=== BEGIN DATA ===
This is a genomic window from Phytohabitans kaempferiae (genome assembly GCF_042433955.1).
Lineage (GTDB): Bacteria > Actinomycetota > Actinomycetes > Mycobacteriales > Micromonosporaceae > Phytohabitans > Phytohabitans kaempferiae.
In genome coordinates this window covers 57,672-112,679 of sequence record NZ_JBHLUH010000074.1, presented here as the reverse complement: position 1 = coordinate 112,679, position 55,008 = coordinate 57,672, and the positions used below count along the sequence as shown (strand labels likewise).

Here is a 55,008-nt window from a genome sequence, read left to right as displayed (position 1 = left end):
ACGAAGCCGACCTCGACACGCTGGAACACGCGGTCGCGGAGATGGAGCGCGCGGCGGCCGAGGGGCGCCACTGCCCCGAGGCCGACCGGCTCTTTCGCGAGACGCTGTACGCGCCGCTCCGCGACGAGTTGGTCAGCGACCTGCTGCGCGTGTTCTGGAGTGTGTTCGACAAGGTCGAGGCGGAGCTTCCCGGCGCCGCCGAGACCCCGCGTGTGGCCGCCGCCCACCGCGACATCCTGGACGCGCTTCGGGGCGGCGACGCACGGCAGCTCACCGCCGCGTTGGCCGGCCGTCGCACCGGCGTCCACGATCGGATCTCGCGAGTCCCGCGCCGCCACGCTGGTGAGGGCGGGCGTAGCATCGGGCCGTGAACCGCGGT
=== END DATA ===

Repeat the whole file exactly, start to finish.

This is a genomic window from Phytohabitans kaempferiae (genome assembly GCF_042433955.1).
Lineage (GTDB): Bacteria > Actinomycetota > Actinomycetes > Mycobacteriales > Micromonosporaceae > Phytohabitans > Phytohabitans kaempferiae.
In genome coordinates this window covers 57,672-112,679 of sequence record NZ_JBHLUH010000074.1, presented here as the reverse complement: position 1 = coordinate 112,679, position 55,008 = coordinate 57,672, and the positions used below count along the sequence as shown (strand labels likewise).

Here is a 55,008-nt window from a genome sequence, read left to right as displayed (position 1 = left end):
ACGAAGCCGACCTCGACACGCTGGAACACGCGGTCGCGGAGATGGAGCGCGCGGCGGCCGAGGGGCGCCACTGCCCCGAGGCCGACCGGCTCTTTCGCGAGACGCTGTACGCGCCGCTCCGCGACGAGTTGGTCAGCGACCTGCTGCGCGTGTTCTGGAGTGTGTTCGACAAGGTCGAGGCGGAGCTTCCCGGCGCCGCCGAGACCCCGCGTGTGGCCGCCGCCCACCGCGACATCCTGGACGCGCTTCGGGGCGGCGACGCACGGCAGCTCACCGCCGCGTTGGCCGGCCGTCGCACCGGCGTCCACGATCGGATCTCGCGAGTCCCGCGCCGCCACGCTGGTGAGGGCGGGCGTAGCATCGGGCCGTGAACCGCGGT